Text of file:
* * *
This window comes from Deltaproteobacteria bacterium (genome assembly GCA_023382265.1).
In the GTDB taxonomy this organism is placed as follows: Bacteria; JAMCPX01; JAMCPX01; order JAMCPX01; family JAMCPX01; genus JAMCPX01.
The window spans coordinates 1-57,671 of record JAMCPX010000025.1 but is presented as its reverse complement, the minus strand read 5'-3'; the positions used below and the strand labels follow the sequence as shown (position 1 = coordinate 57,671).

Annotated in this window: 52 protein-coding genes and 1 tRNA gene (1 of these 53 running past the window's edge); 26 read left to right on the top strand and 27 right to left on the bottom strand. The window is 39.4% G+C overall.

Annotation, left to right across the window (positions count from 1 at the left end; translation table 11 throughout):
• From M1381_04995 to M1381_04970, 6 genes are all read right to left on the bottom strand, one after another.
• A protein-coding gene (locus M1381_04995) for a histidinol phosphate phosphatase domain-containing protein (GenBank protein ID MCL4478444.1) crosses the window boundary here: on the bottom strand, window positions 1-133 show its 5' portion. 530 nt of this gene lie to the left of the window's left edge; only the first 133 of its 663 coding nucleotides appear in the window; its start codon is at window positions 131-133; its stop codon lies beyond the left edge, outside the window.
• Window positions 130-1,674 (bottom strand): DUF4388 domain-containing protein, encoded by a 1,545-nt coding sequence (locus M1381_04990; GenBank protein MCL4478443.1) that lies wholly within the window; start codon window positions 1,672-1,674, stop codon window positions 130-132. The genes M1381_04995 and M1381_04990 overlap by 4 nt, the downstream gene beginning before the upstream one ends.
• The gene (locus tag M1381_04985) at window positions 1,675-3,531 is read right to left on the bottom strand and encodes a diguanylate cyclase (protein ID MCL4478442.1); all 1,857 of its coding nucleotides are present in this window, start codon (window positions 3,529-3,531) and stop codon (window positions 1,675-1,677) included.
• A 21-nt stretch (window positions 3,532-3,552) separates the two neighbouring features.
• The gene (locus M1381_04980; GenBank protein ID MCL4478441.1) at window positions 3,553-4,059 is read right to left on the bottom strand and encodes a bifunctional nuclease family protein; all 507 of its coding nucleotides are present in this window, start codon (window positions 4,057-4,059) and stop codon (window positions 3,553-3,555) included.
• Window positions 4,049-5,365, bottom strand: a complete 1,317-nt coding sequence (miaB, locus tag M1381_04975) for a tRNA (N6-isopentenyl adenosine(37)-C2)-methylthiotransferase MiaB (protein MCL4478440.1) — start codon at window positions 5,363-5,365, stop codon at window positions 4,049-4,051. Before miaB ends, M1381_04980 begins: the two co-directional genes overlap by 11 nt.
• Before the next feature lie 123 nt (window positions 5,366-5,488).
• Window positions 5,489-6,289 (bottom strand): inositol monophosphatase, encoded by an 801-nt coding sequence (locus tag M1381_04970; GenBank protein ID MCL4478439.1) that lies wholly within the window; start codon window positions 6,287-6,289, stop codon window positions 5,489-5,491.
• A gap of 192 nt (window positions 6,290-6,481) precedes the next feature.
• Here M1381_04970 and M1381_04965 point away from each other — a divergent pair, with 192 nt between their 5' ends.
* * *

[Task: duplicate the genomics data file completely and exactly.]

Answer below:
This window comes from Deltaproteobacteria bacterium (genome assembly GCA_023382265.1).
In the GTDB taxonomy this organism is placed as follows: Bacteria; JAMCPX01; JAMCPX01; order JAMCPX01; family JAMCPX01; genus JAMCPX01.
The window spans coordinates 1-57,671 of record JAMCPX010000025.1 but is presented as its reverse complement, the minus strand read 5'-3'; the positions used below and the strand labels follow the sequence as shown (position 1 = coordinate 57,671).

Annotated in this window: 52 protein-coding genes and 1 tRNA gene (1 of these 53 running past the window's edge); 26 read left to right on the top strand and 27 right to left on the bottom strand. The window is 39.4% G+C overall.

Annotation, left to right across the window (positions count from 1 at the left end; translation table 11 throughout):
• From M1381_04995 to M1381_04970, 6 genes are all read right to left on the bottom strand, one after another.
• A protein-coding gene (locus M1381_04995) for a histidinol phosphate phosphatase domain-containing protein (GenBank protein ID MCL4478444.1) crosses the window boundary here: on the bottom strand, window positions 1-133 show its 5' portion. 530 nt of this gene lie to the left of the window's left edge; only the first 133 of its 663 coding nucleotides appear in the window; its start codon is at window positions 131-133; its stop codon lies beyond the left edge, outside the window.
• Window positions 130-1,674 (bottom strand): DUF4388 domain-containing protein, encoded by a 1,545-nt coding sequence (locus M1381_04990; GenBank protein MCL4478443.1) that lies wholly within the window; start codon window positions 1,672-1,674, stop codon window positions 130-132. The genes M1381_04995 and M1381_04990 overlap by 4 nt, the downstream gene beginning before the upstream one ends.
• The gene (locus tag M1381_04985) at window positions 1,675-3,531 is read right to left on the bottom strand and encodes a diguanylate cyclase (protein ID MCL4478442.1); all 1,857 of its coding nucleotides are present in this window, start codon (window positions 3,529-3,531) and stop codon (window positions 1,675-1,677) included.
• A 21-nt stretch (window positions 3,532-3,552) separates the two neighbouring features.
• The gene (locus M1381_04980; GenBank protein ID MCL4478441.1) at window positions 3,553-4,059 is read right to left on the bottom strand and encodes a bifunctional nuclease family protein; all 507 of its coding nucleotides are present in this window, start codon (window positions 4,057-4,059) and stop codon (window positions 3,553-3,555) included.
• Window positions 4,049-5,365, bottom strand: a complete 1,317-nt coding sequence (miaB, locus tag M1381_04975) for a tRNA (N6-isopentenyl adenosine(37)-C2)-methylthiotransferase MiaB (protein MCL4478440.1) — start codon at window positions 5,363-5,365, stop codon at window positions 4,049-4,051. Before miaB ends, M1381_04980 begins: the two co-directional genes overlap by 11 nt.
• Before the next feature lie 123 nt (window positions 5,366-5,488).
• Window positions 5,489-6,289 (bottom strand): inositol monophosphatase, encoded by an 801-nt coding sequence (locus tag M1381_04970; GenBank protein ID MCL4478439.1) that lies wholly within the window; start codon window positions 6,287-6,289, stop codon window positions 5,489-5,491.
• A gap of 192 nt (window positions 6,290-6,481) precedes the next feature.
• Here M1381_04970 and M1381_04965 point away from each other — a divergent pair, with 192 nt between their 5' ends.